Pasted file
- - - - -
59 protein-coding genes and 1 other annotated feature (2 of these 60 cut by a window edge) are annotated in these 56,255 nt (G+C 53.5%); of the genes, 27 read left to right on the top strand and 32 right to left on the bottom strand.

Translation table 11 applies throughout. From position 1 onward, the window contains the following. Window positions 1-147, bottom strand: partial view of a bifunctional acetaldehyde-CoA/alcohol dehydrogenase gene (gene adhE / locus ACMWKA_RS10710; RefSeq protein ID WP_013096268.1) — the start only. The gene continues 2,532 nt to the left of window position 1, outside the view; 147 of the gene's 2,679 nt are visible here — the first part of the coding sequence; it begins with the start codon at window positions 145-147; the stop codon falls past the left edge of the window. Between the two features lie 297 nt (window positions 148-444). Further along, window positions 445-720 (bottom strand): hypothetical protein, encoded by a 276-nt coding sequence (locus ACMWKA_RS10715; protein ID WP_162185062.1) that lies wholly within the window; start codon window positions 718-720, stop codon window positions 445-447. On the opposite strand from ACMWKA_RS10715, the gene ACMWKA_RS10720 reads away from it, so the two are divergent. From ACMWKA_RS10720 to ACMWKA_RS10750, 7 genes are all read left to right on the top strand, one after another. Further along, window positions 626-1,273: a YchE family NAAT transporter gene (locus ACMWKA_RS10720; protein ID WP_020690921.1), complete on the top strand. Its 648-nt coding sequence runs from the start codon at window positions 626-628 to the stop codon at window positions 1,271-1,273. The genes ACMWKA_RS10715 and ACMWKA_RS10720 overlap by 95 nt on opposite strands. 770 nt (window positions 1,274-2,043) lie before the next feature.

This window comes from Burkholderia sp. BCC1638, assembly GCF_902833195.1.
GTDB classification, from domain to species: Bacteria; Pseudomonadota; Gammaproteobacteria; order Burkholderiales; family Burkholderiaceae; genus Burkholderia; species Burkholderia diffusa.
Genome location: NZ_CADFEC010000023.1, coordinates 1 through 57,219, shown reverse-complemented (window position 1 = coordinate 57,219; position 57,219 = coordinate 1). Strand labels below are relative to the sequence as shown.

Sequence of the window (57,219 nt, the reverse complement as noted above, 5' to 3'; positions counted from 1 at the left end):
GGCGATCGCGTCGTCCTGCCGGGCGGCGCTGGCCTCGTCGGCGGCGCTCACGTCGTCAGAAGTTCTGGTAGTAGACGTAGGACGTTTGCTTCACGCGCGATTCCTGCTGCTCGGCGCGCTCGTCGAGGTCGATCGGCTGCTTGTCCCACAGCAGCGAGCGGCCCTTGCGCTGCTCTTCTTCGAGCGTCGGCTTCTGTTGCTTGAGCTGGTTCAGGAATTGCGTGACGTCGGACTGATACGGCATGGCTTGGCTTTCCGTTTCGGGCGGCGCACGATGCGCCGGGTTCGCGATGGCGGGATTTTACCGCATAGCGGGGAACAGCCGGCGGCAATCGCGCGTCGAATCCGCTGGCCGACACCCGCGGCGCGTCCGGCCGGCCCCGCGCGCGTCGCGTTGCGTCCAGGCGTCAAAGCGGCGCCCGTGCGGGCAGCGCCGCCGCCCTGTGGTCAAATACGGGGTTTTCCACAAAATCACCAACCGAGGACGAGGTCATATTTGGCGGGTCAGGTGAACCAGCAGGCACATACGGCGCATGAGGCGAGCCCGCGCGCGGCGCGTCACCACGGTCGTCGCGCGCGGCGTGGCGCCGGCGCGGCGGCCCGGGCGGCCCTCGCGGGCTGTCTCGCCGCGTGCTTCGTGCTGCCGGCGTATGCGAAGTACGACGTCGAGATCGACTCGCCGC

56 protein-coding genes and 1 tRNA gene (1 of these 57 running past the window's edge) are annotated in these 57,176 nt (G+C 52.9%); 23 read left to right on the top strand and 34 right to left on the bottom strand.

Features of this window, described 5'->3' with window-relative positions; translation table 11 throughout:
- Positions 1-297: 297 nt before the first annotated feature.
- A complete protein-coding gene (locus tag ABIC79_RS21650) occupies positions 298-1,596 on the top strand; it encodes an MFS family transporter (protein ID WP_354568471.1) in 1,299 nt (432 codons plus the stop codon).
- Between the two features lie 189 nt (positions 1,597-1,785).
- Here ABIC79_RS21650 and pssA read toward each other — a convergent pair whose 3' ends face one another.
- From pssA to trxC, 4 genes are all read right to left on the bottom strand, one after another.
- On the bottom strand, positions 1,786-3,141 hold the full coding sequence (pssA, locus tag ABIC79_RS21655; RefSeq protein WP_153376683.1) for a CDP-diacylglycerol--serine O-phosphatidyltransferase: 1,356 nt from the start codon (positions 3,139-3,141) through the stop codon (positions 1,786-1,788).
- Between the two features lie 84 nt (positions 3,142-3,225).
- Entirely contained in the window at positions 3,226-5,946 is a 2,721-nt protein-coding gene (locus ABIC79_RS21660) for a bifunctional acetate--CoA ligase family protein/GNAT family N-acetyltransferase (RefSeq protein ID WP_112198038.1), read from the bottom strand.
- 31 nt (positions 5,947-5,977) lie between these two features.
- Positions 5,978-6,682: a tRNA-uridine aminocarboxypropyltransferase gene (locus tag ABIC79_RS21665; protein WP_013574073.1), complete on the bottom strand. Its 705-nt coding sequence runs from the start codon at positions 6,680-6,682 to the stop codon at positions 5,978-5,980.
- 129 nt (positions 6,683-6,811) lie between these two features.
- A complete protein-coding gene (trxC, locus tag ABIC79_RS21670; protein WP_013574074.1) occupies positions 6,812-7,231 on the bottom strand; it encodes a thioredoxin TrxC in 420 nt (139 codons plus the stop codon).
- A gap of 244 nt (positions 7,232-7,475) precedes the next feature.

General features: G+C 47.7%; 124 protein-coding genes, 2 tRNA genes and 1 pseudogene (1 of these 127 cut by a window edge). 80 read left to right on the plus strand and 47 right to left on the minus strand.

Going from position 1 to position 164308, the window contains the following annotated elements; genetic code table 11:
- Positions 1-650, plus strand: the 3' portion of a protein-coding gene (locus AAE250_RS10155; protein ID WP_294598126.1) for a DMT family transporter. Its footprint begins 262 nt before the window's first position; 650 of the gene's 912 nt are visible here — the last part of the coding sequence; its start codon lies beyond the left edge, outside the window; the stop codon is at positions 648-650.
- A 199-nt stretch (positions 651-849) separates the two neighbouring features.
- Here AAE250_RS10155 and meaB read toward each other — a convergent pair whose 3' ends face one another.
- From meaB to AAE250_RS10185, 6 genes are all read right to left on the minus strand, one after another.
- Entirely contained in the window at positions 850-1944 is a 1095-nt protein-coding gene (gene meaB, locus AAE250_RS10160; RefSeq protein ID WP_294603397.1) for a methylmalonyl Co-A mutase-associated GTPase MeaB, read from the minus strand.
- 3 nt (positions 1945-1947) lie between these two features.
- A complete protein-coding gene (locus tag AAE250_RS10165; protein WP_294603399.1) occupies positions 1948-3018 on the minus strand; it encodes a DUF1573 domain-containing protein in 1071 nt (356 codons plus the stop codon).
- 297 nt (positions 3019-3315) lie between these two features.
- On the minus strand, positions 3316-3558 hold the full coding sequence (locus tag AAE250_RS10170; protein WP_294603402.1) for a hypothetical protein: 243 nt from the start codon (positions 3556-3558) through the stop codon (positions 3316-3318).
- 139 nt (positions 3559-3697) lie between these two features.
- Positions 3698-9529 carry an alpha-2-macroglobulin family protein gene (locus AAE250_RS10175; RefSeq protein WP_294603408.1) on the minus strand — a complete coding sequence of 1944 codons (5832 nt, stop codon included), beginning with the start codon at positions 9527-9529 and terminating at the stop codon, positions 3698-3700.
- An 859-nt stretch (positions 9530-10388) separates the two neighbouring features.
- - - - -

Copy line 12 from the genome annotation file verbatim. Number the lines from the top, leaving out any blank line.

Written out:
- Between the two features lie 189 nt (positions 1,597-1,785).